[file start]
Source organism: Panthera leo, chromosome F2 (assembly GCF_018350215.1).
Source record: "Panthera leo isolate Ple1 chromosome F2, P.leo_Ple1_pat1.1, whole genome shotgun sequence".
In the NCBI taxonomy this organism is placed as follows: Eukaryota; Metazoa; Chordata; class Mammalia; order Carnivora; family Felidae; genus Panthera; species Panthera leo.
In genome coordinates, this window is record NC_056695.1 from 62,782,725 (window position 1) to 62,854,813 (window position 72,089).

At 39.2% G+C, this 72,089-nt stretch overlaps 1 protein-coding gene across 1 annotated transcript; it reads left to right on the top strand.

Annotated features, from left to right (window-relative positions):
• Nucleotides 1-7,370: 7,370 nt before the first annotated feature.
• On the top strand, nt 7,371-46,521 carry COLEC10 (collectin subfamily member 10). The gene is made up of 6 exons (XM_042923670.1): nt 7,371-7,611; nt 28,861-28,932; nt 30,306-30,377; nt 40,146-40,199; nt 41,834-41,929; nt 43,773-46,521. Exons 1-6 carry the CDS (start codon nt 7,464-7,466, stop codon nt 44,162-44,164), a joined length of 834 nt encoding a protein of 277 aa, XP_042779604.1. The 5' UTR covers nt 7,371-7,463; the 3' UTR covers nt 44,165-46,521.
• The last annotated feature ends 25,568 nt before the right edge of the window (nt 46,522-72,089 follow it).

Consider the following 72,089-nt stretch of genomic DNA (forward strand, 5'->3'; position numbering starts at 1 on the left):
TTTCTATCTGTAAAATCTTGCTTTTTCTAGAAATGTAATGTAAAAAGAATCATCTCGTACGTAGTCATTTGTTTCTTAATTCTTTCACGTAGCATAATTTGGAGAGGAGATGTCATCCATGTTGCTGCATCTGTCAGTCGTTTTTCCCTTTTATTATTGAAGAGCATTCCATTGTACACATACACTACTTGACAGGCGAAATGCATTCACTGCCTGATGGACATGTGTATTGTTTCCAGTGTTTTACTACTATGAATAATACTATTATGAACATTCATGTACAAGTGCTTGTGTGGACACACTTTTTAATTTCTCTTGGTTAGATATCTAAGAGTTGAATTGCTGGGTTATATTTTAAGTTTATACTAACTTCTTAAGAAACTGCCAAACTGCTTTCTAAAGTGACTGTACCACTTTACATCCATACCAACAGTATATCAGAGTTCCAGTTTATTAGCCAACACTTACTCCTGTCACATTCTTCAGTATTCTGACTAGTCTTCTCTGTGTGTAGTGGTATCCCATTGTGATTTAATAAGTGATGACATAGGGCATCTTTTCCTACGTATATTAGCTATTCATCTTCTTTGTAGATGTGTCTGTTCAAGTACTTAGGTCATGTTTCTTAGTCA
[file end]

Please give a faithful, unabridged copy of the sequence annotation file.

Source organism: Panthera leo, chromosome F2 (assembly GCF_018350215.1).
Source record: "Panthera leo isolate Ple1 chromosome F2, P.leo_Ple1_pat1.1, whole genome shotgun sequence".
In the NCBI taxonomy this organism is placed as follows: Eukaryota; Metazoa; Chordata; class Mammalia; order Carnivora; family Felidae; genus Panthera; species Panthera leo.
In genome coordinates, this window is record NC_056695.1 from 62,782,725 (window position 1) to 62,854,813 (window position 72,089).

At 39.2% G+C, this 72,089-nt stretch overlaps 1 protein-coding gene across 1 annotated transcript; it reads left to right on the top strand.

Annotated features, from left to right (window-relative positions):
• Nucleotides 1-7,370: 7,370 nt before the first annotated feature.
• On the top strand, nt 7,371-46,521 carry COLEC10 (collectin subfamily member 10). The gene is made up of 6 exons (XM_042923670.1): nt 7,371-7,611; nt 28,861-28,932; nt 30,306-30,377; nt 40,146-40,199; nt 41,834-41,929; nt 43,773-46,521. Exons 1-6 carry the CDS (start codon nt 7,464-7,466, stop codon nt 44,162-44,164), a joined length of 834 nt encoding a protein of 277 aa, XP_042779604.1. The 5' UTR covers nt 7,371-7,463; the 3' UTR covers nt 44,165-46,521.
• The last annotated feature ends 25,568 nt before the right edge of the window (nt 46,522-72,089 follow it).

Consider the following 72,089-nt stretch of genomic DNA (forward strand, 5'->3'; position numbering starts at 1 on the left):
TTTCTATCTGTAAAATCTTGCTTTTTCTAGAAATGTAATGTAAAAAGAATCATCTCGTACGTAGTCATTTGTTTCTTAATTCTTTCACGTAGCATAATTTGGAGAGGAGATGTCATCCATGTTGCTGCATCTGTCAGTCGTTTTTCCCTTTTATTATTGAAGAGCATTCCATTGTACACATACACTACTTGACAGGCGAAATGCATTCACTGCCTGATGGACATGTGTATTGTTTCCAGTGTTTTACTACTATGAATAATACTATTATGAACATTCATGTACAAGTGCTTGTGTGGACACACTTTTTAATTTCTCTTGGTTAGATATCTAAGAGTTGAATTGCTGGGTTATATTTTAAGTTTATACTAACTTCTTAAGAAACTGCCAAACTGCTTTCTAAAGTGACTGTACCACTTTACATCCATACCAACAGTATATCAGAGTTCCAGTTTATTAGCCAACACTTACTCCTGTCACATTCTTCAGTATTCTGACTAGTCTTCTCTGTGTGTAGTGGTATCCCATTGTGATTTAATAAGTGATGACATAGGGCATCTTTTCCTACGTATATTAGCTATTCATCTTCTTTGTAGATGTGTCTGTTCAAGTACTTAGGTCATGTTTCTTAGTCA